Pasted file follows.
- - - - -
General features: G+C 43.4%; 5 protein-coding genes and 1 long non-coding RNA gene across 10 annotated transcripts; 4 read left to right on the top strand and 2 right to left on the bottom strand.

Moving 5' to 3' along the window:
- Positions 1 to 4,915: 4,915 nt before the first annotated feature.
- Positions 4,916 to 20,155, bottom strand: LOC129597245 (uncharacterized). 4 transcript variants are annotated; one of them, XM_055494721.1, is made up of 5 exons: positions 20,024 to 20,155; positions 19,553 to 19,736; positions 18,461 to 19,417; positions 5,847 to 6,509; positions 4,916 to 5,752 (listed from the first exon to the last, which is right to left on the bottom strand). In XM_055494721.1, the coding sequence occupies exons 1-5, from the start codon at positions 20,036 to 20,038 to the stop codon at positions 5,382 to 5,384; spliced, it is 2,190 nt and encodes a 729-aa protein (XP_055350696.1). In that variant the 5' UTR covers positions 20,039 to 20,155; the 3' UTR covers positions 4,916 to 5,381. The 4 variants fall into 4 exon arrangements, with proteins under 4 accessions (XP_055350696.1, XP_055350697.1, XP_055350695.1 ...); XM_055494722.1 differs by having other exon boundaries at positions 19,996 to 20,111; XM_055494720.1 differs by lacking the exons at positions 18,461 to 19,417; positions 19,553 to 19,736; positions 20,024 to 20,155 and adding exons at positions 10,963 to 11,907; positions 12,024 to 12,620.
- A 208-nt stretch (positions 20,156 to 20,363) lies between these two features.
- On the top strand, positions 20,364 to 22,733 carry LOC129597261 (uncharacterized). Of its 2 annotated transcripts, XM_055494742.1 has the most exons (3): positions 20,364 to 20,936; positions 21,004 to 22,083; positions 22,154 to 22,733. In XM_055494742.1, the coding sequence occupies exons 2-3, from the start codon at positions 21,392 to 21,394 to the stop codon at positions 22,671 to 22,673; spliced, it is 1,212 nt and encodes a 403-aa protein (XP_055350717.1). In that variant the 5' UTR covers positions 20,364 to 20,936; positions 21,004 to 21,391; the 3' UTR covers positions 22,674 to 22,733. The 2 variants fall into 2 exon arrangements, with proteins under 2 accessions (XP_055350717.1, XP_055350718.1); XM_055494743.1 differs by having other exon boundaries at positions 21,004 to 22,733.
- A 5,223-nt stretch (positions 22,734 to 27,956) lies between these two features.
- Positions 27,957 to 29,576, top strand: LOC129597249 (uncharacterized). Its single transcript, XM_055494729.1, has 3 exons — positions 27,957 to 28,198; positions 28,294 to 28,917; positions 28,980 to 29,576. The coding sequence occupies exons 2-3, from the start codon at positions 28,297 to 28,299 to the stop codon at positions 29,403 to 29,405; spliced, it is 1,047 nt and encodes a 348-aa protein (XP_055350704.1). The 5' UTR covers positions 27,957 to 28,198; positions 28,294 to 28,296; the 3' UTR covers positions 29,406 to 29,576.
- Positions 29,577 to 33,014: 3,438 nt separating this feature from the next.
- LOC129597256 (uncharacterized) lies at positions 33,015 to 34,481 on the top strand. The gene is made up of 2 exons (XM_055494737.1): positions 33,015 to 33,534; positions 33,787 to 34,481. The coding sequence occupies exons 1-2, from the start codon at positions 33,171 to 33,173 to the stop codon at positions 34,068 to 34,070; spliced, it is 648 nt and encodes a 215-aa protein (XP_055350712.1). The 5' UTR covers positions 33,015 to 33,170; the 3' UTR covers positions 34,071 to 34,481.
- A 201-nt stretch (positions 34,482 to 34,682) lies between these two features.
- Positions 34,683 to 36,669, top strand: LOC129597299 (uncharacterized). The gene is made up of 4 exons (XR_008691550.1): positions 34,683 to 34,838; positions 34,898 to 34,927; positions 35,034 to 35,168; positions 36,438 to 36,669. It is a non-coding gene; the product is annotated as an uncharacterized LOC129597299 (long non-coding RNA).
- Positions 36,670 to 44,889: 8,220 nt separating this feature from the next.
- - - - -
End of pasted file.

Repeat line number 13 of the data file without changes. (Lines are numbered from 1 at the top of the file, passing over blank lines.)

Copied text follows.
- Positions 36,670 to 44,889: 8,220 nt separating this feature from the next.